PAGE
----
Don't Let That Management Title Go to Your Head
Climbing the corporate ladder is a curious adventure. We're often tapped for supervisory roles not because of our leadership potential but because we've excelled as individual employees. But once you're a manager, your output is no longer widgets—it's people. This is a hard transition to make, and one reason letting a management title go to your head is a big mistake. No matter what type of team you are managing, consider the following truths as non-negotiables.
Your job is now helping others succeed
As mentioned above, you are no longer an individual contributor. Your success is your employees' success. When you assign an employee a task, you need to set that person up for success from start to finish. Make sure they have a clear understanding of the outcome you expect. (A good tip is to summarize instructions and expectations in writing.) Check in with them at appropriate intervals, but avoid micromanaging. Offer guidance, and find out what internal and external obstacles you can address for them. Then, when they succeed, acknowledge their success to your superiors. Consider this: Metaphorically, you're the producer or the director, and your team members are the actors. You're still contributing just as much to the project's ultimate success, albeit in a different way.
You have to build trust
In order to earn your team members' respect, you have to build trust with them from day one. Your title alone won't give them confidence in your ability to lead. They need to see it in your actions. Building trust means you treat them with respect: Honor confidentialities, deal with performance issues discreetly, and keep their whole person in mind. They aren't work robots. Cars break, children have orthodontist appointments, and dogs and cats need to go to the vet. Be flexible and be human.
You must assume positive intent
When your to-do list is long and you're putting out fires as a manager, it's easy to assume the worst when a mistake occurs or a deadline is missed. And there are definitely times when such problems are symptoms of a bigger issue that must be addressed. But initially, your best bet is always going to be taking a deep breath and assuming positive intent. Don't jump to the worst possible conclusion. Ask questions such as, "Can you walk me through your thinking?" or "How could we have worked together to achieve a better outcome?"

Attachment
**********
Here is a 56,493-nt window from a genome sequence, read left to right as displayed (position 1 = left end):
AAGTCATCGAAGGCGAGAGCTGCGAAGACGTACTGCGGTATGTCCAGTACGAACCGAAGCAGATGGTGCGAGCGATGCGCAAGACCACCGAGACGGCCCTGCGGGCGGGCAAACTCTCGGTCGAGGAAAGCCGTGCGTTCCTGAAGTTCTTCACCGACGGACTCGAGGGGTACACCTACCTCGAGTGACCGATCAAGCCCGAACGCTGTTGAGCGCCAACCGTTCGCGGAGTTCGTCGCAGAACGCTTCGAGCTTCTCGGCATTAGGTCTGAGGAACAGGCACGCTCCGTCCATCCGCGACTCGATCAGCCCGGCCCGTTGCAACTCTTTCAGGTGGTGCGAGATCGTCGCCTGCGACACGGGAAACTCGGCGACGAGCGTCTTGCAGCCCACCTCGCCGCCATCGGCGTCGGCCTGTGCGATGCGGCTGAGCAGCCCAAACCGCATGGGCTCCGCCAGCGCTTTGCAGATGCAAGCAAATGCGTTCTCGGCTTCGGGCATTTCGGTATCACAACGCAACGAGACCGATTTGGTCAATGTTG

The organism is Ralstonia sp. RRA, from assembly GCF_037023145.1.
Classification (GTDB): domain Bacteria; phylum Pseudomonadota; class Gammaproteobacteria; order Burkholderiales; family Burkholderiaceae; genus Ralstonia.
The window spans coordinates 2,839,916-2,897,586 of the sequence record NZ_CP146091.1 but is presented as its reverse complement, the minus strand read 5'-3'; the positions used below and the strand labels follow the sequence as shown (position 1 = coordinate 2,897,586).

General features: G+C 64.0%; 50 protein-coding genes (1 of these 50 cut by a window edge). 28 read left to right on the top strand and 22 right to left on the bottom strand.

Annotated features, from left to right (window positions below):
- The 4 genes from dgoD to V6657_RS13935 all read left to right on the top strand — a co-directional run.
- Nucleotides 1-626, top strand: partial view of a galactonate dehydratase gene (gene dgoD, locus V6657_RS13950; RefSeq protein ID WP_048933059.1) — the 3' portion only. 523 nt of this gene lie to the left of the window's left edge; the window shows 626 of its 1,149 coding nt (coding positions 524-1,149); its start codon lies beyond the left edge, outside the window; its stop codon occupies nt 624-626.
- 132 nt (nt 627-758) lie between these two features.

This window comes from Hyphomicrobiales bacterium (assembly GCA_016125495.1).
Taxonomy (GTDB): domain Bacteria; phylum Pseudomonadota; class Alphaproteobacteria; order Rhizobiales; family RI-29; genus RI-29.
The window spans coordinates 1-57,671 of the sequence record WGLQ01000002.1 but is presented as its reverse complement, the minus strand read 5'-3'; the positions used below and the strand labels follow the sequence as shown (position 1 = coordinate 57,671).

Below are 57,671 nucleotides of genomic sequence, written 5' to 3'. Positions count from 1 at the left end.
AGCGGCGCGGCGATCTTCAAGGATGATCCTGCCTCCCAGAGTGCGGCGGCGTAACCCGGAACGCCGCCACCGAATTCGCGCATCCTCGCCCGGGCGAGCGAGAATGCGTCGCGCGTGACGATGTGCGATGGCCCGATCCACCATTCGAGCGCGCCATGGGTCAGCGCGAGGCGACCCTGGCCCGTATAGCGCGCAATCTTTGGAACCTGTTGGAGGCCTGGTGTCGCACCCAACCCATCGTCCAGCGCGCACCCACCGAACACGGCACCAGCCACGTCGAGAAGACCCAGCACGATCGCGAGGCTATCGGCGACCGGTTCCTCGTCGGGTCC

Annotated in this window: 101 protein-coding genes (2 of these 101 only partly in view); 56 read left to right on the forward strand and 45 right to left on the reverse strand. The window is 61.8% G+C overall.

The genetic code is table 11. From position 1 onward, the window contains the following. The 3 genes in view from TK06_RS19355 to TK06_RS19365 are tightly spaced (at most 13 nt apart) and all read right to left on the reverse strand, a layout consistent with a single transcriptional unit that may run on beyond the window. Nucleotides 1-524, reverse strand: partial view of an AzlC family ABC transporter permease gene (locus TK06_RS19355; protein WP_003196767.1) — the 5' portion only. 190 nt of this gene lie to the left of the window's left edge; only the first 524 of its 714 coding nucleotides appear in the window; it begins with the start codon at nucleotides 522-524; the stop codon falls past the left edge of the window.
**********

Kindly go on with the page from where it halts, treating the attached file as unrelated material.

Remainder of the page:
Your way is not the only way
Again, you are likely now in this supervisory role because you were an excellent employee who knew how to get the job done. But just because you're now the manager, it doesn't mean your approach to the team's work is the only way to succeed. Your team members don't have to be your mini-me. They bring their own ideas and aptitudes to the table, and you should let them experiment with their own styles.
Another truth for managers to remember: The world evolves. The longer you are on the management side, the further you are from the day-to-day, and the methods and tools you employed as an individual contributor may become obsolete.
Your goal is done, not perfect
Closely related to “your way is not the only way,” this lesson is hard for managers who are perfectionists by nature. But without question you must learn to delegate. There simply aren't enough hours in the day for you to take everything on yourself—and if you did, what would your team be doing, anyway? You have to accept that your goal as a manager is ensuring the work is done and done well, but not done perfectly or exactly the way you would have done it alone. As a manager, you have to take a step back and look at mistakes along the way as teachable moments that make your team better.
The truth is fancy titles aren't worth much more than the business card they're printed on. Embrace the opportunities you have to learn and grow along with your team.